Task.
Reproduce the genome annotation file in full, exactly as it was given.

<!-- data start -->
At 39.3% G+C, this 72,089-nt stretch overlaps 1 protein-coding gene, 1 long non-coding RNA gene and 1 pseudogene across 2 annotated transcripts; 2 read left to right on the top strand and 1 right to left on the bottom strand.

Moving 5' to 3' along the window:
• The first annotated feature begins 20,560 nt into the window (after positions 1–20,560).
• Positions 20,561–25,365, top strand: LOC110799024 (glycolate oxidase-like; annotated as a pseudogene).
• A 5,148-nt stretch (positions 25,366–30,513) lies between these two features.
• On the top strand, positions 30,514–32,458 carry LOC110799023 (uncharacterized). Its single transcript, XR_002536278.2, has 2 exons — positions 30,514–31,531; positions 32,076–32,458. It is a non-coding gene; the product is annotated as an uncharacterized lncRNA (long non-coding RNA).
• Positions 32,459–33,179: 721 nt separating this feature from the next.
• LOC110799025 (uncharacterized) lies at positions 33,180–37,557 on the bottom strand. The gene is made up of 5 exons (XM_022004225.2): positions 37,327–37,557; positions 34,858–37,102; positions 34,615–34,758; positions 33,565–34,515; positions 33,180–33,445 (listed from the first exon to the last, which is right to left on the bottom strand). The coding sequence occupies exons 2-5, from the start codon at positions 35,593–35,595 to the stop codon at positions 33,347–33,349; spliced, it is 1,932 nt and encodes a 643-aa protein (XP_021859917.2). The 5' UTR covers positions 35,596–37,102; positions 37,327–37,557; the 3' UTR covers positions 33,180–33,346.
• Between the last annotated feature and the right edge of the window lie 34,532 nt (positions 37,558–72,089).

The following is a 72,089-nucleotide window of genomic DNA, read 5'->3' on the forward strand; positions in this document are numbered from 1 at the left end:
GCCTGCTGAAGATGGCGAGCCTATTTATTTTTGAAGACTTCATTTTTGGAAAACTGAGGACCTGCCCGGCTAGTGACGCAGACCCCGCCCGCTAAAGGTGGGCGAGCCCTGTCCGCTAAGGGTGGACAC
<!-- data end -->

At 39.3% G+C, this 72,089-nt stretch overlaps 1 protein-coding gene, 1 long non-coding RNA gene and 1 pseudogene across 2 annotated transcripts; 2 read left to right on the top strand and 1 right to left on the bottom strand.

Moving 5' to 3' along the window:
• The first annotated feature begins 20,560 nt into the window (after positions 1–20,560).
• Positions 20,561–25,365, top strand: LOC110799024 (glycolate oxidase-like; annotated as a pseudogene).
• A 5,148-nt stretch (positions 25,366–30,513) lies between these two features.
• On the top strand, positions 30,514–32,458 carry LOC110799023 (uncharacterized). Its single transcript, XR_002536278.2, has 2 exons — positions 30,514–31,531; positions 32,076–32,458. It is a non-coding gene; the product is annotated as an uncharacterized lncRNA (long non-coding RNA).
• Positions 32,459–33,179: 721 nt separating this feature from the next.
• LOC110799025 (uncharacterized) lies at positions 33,180–37,557 on the bottom strand. The gene is made up of 5 exons (XM_022004225.2): positions 37,327–37,557; positions 34,858–37,102; positions 34,615–34,758; positions 33,565–34,515; positions 33,180–33,445 (listed from the first exon to the last, which is right to left on the bottom strand). The coding sequence occupies exons 2-5, from the start codon at positions 35,593–35,595 to the stop codon at positions 33,347–33,349; spliced, it is 1,932 nt and encodes a 643-aa protein (XP_021859917.2). The 5' UTR covers positions 35,596–37,102; positions 37,327–37,557; the 3' UTR covers positions 33,180–33,346.
• Between the last annotated feature and the right edge of the window lie 34,532 nt (positions 37,558–72,089).

The following is a 72,089-nucleotide window of genomic DNA, read 5'->3' on the forward strand; positions in this document are numbered from 1 at the left end:
GCCTGCTGAAGATGGCGAGCCTATTTATTTTTGAAGACTTCATTTTTGGAAAACTGAGGACCTGCCCGGCTAGTGACGCAGACCCCGCCCGCTAAAGGTGGGCGAGCCCTGTCCGCTAAGGGTGGACAC